Rescued pets from the Louisiana floods have nowhere to go

Rescued Pets From the Louisiana Floods Have Nowhere to Go

An animal rescue non-profit is stepping in to help pets who have been misplaced by the devastating floods in Louisiana.

Aside from the thousands of homeowners who have been left with nowhere to go, pets have been displaced.

RELATED: Devastating scenes from Louisiana of flooding

12 PHOTOS
Devastating scenes from Louisiana of flooding
See Gallery
Devastating scenes from Louisiana of flooding
An aircrew from Coast Guard Air Station New Orleans rescues three people from a rooftop due to flooding in Baton Rouge, Louisiana, U.S., A in this still image from video taken on August 13, 2016. Coast Guard Air Station New Orleans/Handout via REUTERS ATTENTION EDITORS - THIS IMAGE WAS PROVIDED BY A THIRD PARTY. EDITORIAL USE ONLY
An aircrew from Coast Guard Air Station New Orleans rescues three people from a rooftop due to flooding in Baton Rouge, Louisiana, U.S., in this still image from video taken on August 13, 2016. Coast Guard Air Station New Orleans/Handout via REUTERS ATTENTION EDITORS - THIS IMAGE WAS PROVIDED BY A THIRD PARTY. EDITORIAL USE ONLY
A truck drives through a flooded street in Greenwell Springs, Louisiana, U.S., August 14, 2016. REUTERS/Jeffrey Dubinsky
Residents survey flooding on Lee Street after heavy rains in Sorrento, Louisiana, U.S. August 17, 2016. REUTERS/Edmund D. Fountain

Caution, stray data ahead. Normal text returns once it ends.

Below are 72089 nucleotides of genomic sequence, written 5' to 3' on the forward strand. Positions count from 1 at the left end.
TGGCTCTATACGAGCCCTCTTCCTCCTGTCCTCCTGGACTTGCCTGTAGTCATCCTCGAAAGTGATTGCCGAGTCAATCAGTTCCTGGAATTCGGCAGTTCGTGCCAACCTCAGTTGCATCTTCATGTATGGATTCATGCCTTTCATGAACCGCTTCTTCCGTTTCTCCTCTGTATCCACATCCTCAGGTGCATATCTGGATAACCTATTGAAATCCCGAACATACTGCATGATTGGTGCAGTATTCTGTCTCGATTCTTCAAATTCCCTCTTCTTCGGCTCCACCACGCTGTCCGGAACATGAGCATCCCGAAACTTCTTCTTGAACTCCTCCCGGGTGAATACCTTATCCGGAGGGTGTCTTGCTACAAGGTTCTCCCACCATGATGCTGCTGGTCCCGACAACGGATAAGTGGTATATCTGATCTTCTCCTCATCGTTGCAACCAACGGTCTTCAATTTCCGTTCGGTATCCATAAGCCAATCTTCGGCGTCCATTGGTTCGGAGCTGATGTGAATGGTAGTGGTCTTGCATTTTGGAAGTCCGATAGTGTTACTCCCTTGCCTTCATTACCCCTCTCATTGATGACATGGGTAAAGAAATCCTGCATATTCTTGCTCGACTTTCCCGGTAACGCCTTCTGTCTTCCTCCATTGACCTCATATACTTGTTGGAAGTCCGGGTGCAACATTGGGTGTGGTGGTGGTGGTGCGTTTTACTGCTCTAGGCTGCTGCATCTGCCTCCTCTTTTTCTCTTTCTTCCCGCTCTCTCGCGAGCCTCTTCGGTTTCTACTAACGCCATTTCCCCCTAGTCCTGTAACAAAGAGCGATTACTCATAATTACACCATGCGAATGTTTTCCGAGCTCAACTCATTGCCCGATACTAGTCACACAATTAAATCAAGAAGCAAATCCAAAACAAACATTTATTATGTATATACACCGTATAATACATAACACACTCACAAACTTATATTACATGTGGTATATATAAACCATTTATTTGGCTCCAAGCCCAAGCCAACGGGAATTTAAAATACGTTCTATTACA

A flooded house is seen in Prairieville, Louisiana, U.S., August 16, 2016. REUTERS/Jonathan Bachman
A casket is seen in front of a partially submerged church in Ascension Parish, Louisiana, U.S., August 15, 2016. REUTERS/Jonathan Bachman
A submerged vehicle is seen in Ascension Parish, Louisiana, U.S., August 15, 2016. REUTERS/Jonathan Bachman
A submerged house is seen in Ascension Parish, Louisiana, U.S., August 15, 2016. REUTERS/Jonathan Bachman
Richard Rossi and his 4 year old great grandson Justice wade through water in search of higher ground after their home took in water in St. Amant, Louisiana, U.S., August 15, 2016. REUTERS/Jonathan Bachman TPX IMAGES OF THE DAY
Residents are rescued in Ascension Parish, Louisiana, U.S., August 15, 2016. REUTERS/Jonathan Bachman
Brittany Addox carries her dog, Maggie, after being rescued in Ascension Parish, Louisiana, U.S., August 15, 2016. REUTERS/Jonathan Bachman
HIDE CAPTION
SHOW CAPTION
of
SEE ALL
BACK TO SLIDE

And, sadly, the state is running out of places for rescued animals to go.

But it didn't take long for members of non-profit animal saving group Guardians of Rescue to realize shelters were crammed beyond capacity or had simply been destroyed by the floods.

Despite rescuing countless animals, they were told there wasn't any more room in the shelters that withstood the damage.

On top of that, the group's founder, Robert Misseri, says the overall rescue effort has receded, along with the once-high waters.

Misseri says scenes like this are rare, where pet owners are reunited with their animals.

So while hard-hit spots like the Denham Springs Animal Shelter pick up the pieces so they can house displaced animals, the call was answered from other shelters across the country.

The team from PAWS Chicago, the largest no-kill shelter in the Midwest, arrived to transport a number of the dogsrescued from the floods to their facility.

Hopefully, now that they're safe and sound, they'll be able to start over too.

Read Full Story

Sign up for Breaking News by AOL to get the latest breaking news alerts and updates delivered straight to your inbox.

Subscribe to our other newsletters

Emails may offer personalized content or ads. Learn more. You may unsubscribe any time.